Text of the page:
Complex Tale

Florida Atlantic: Complex Tale

Research Sheds Light on Migration Routes of Ancient People in South America

The Americas were the last continents to be inhabited by humans, and current research points to a complex settlement process, especially for South America.

Using cutting-edge genetic analyses from the DNA of two ancient humans excavated in northeast Brazil, a team of FAU researchers has provided new insight into the migration patterns of people in South America.

Results of the study, published in the journal Proceedings of the Royal Society B. (Biological Sciences), suggest that in addition to the known north-south migration route, Indigenous populations also migrated from south to north, via the Atlantic coast.

To make this discovery, the scientists analyzed the genome for the two individuals, who lived about 1,000 years ago. Their DNA was then compared with the genomes of modern-day Brazilians living in both the northeast and southeast parts of the country, as well as Uruguay and Panama.

The genetics revealed a wealth of surprising diversity, including evidence of Neanderthal DNA, in addition to Denisovan DNA, from an extinct species of ancient humans that lived in Asia.

“We found a higher percentage of Denisovan DNA than Neanderthal DNA, which was totally unexpected,” said Andre Luiz Campelo dos Santos, Ph.D., first author, archaeologist and postdoctoral fellow in FAU’s Department of Electrical Engineering and Computer Science. “[Though] we aren’t entirely sure what it means.”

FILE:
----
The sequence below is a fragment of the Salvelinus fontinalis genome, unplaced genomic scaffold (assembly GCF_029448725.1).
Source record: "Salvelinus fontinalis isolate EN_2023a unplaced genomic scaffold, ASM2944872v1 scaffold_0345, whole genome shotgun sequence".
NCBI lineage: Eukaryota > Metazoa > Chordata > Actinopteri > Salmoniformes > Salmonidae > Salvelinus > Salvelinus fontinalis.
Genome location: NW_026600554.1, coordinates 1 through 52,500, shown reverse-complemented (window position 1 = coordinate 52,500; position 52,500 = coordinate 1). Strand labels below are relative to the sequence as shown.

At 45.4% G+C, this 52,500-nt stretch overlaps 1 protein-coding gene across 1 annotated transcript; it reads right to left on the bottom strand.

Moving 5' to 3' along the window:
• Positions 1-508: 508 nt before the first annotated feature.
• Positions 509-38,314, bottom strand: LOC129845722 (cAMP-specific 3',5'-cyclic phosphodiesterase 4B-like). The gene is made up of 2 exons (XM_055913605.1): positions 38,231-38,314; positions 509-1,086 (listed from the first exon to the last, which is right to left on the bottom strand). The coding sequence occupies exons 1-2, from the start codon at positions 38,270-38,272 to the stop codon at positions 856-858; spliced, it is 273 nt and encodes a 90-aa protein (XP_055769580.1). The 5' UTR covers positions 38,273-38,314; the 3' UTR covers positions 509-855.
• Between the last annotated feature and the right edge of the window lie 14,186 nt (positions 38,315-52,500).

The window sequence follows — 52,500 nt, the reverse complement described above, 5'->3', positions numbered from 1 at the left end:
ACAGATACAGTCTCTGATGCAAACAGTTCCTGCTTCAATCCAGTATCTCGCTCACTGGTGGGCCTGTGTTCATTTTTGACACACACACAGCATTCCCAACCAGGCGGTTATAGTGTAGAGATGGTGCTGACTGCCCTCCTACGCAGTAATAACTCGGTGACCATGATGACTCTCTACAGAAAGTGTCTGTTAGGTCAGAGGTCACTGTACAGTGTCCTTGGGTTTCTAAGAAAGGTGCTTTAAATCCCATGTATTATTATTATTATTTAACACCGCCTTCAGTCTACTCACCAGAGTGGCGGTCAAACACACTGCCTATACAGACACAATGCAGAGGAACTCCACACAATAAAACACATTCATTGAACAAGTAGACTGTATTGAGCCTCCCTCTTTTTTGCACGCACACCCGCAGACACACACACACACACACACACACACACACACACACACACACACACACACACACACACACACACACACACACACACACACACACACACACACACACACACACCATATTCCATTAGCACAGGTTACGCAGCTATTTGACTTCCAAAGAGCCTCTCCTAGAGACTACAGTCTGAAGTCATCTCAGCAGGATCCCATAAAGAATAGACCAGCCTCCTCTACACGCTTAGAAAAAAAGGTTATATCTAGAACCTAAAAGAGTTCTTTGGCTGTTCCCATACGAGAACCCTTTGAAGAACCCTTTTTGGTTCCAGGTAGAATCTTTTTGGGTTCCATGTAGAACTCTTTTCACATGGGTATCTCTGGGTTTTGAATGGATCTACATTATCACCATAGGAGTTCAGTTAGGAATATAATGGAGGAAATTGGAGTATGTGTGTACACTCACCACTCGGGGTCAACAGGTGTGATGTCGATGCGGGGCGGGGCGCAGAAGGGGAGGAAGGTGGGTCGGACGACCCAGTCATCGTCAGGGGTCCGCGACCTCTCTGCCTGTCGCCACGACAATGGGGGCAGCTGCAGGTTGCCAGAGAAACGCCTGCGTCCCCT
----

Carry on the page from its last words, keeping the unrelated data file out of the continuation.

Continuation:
Researchers also found signatures of genetic traces of Indigenous Australians and those from Papua New Guinea.

The coastal movements may have eventually linked ancient Uruguay and Panama — 3,270 miles apart — the researchers hypothesized.

“This groundbreaking research involved many different fields from archaeology to biological sciences to genomics and data science,” said Stella Batalama, Ph.D., dean, FAU College of Engineering and Computer Science. “Our scientists at Florida Atlantic University in collaboration with Emory University have helped to shed light on an important piece of the Americas’ puzzle, which could not have been solved without powerful genomic and computational tools and analysis.”

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